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India Imports 38% More Iranian Oil

India Imports  38% More Iranian Oil India Imports  38% More Iranian Oil

India imported about 38 percent more oil from Iran in the eleven months to November as an easing of western sanctions earlier in the year over Tehran’s disputed nuclear activities helped boost shipments, Reuters cited trade sources as saying.

India, Iran’s top client after China, imported 250,600 barrels per day (bpd) crude last month, tanker arrival data obtained from trade sources show, a growth of 14 percent from a year ago and a decline of 19 percent from October.

Private refiner Essar Oil was the biggest buyer of Iranian oil in November followed by state-run Mangalore Refinery and Petrochemical Ltd. The two are India’s only regular monthly importers of Iranian crude.

Arrivals from Iran over the first 11 months of the year stood at 270,100 bpd, up 37.7 percent on year. The growth in Iranian oil imports this year was also due to the low base in 2013, when shipments were hit over April to August due to insurance problems triggered by the sanctions.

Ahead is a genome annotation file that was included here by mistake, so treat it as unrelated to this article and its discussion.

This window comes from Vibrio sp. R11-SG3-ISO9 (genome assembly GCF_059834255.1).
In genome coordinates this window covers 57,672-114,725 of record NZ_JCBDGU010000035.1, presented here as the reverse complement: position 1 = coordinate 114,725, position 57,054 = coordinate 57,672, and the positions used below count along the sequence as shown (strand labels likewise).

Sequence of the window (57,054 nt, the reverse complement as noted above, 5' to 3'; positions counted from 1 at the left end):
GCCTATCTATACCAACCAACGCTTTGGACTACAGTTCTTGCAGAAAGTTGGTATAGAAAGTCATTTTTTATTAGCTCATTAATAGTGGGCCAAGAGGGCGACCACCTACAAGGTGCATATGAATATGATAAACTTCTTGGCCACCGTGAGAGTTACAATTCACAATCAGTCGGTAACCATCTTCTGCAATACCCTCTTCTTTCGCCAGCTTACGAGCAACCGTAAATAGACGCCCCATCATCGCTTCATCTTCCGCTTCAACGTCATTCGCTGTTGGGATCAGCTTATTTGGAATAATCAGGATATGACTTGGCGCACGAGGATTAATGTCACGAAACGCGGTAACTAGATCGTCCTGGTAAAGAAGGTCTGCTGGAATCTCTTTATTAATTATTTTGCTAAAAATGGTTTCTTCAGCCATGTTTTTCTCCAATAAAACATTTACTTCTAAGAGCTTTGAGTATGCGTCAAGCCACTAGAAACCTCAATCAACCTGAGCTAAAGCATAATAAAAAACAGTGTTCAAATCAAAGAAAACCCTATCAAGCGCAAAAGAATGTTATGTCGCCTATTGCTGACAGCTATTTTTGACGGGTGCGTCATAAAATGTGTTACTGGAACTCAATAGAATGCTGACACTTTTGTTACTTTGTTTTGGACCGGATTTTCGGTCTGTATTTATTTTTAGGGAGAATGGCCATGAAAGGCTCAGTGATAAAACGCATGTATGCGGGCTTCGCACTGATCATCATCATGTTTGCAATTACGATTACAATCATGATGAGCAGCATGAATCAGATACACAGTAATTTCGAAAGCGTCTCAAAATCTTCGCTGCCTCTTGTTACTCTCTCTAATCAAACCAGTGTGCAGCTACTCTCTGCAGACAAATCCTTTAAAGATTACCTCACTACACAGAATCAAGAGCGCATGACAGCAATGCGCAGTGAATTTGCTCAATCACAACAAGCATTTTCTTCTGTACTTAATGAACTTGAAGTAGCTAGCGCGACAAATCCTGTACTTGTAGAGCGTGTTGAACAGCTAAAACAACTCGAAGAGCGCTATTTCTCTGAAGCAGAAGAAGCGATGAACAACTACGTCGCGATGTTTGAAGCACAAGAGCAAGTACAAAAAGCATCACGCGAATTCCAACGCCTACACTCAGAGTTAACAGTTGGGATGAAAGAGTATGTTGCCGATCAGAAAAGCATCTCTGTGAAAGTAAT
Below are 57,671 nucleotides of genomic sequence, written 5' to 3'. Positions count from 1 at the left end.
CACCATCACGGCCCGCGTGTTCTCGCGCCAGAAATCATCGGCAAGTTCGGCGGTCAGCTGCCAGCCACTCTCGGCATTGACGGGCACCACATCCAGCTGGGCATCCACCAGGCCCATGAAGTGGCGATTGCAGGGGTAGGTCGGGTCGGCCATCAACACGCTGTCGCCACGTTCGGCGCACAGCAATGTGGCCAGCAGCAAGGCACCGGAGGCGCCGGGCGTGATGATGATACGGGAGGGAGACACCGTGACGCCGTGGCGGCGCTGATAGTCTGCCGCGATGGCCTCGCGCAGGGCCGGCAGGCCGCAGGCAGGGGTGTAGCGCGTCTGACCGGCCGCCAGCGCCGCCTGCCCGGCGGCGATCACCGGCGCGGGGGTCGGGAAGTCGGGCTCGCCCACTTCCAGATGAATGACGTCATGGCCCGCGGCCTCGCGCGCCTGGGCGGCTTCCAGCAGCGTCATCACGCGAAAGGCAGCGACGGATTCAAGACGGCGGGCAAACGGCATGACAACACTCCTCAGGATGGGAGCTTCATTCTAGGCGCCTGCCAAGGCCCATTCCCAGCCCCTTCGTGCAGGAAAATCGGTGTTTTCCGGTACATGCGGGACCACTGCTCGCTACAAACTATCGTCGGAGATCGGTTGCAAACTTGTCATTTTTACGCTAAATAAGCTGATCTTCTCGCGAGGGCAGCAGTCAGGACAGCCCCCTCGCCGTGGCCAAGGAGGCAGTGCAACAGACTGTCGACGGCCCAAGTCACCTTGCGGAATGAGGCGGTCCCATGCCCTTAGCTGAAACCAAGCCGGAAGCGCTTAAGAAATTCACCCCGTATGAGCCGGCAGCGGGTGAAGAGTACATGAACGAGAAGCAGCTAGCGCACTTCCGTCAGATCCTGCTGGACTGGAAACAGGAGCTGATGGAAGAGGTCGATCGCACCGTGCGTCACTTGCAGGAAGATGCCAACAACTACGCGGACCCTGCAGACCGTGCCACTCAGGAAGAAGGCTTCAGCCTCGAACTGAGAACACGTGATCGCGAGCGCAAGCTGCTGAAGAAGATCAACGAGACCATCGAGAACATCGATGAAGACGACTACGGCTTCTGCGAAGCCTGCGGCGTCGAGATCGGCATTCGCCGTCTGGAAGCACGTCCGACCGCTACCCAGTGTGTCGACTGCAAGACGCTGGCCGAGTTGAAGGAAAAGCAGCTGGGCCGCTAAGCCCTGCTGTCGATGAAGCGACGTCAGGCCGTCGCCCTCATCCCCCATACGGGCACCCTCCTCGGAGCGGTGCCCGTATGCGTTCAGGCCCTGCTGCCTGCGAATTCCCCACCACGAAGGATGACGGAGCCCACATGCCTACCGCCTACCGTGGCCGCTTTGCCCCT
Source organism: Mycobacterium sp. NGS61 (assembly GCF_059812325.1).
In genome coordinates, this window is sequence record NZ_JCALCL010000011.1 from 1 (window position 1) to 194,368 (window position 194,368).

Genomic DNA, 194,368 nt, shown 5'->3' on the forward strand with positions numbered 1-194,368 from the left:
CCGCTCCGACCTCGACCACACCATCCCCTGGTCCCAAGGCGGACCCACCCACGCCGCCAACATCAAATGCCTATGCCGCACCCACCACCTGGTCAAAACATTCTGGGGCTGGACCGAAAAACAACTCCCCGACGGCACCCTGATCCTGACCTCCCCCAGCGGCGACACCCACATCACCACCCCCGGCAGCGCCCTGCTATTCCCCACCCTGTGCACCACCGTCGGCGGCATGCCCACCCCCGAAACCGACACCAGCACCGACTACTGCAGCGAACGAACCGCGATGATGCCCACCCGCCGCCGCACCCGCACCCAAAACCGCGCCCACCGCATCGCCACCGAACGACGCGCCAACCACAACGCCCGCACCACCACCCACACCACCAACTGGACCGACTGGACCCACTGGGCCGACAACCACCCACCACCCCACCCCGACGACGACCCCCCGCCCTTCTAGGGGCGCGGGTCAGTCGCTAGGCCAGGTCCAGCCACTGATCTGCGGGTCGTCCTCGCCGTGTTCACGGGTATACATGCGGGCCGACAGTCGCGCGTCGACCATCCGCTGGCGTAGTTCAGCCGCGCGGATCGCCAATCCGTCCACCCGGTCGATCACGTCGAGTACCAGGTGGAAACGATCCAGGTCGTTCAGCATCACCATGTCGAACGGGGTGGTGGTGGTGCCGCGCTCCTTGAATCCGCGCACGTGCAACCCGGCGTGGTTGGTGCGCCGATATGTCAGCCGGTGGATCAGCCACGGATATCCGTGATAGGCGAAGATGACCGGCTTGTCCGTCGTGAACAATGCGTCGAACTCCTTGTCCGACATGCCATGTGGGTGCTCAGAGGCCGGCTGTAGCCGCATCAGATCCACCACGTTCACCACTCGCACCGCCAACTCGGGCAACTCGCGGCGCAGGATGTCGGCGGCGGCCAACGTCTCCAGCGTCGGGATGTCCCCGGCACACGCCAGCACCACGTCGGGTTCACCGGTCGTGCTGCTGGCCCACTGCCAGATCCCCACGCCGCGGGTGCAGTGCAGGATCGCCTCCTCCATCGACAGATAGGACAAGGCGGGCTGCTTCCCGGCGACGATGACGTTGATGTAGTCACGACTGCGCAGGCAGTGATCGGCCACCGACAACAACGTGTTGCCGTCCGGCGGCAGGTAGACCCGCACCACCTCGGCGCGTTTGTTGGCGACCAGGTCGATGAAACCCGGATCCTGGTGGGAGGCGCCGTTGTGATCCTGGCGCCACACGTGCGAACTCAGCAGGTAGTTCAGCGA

In the first eight months of the current contract year beginning April, India shipped in 35 percent more oil from Iran from a year ago at about 174,000 bpd, the data showed.

India’s overall imports for November totaled 3.86 million bpd, a growth of about 6.8 percent from a year ago, the data showed. India’s total crude imports for the January-November period fell 2.3 percent.

Iran’s share of Indian oil imports was about 7.1 percent in the first eleven months of the year, compared with 5 percent last year, the data showed.

Iran and six powers, the United States, China, Russia, Britain, France and Germany, resumed talks on Wednesday to resolve the 12-year dispute over Tehran’s nuclear program, after earlier failing to strike a long-term deal by a self-imposed Nov. 24 deadline.

An eventual deal would remove sanctions on Tehran and likely lead to another jump in Iranian exports, further dragging on global oil prices that are mired near their lowest in more than five years amid a supply glut.

 

Financialtribune.com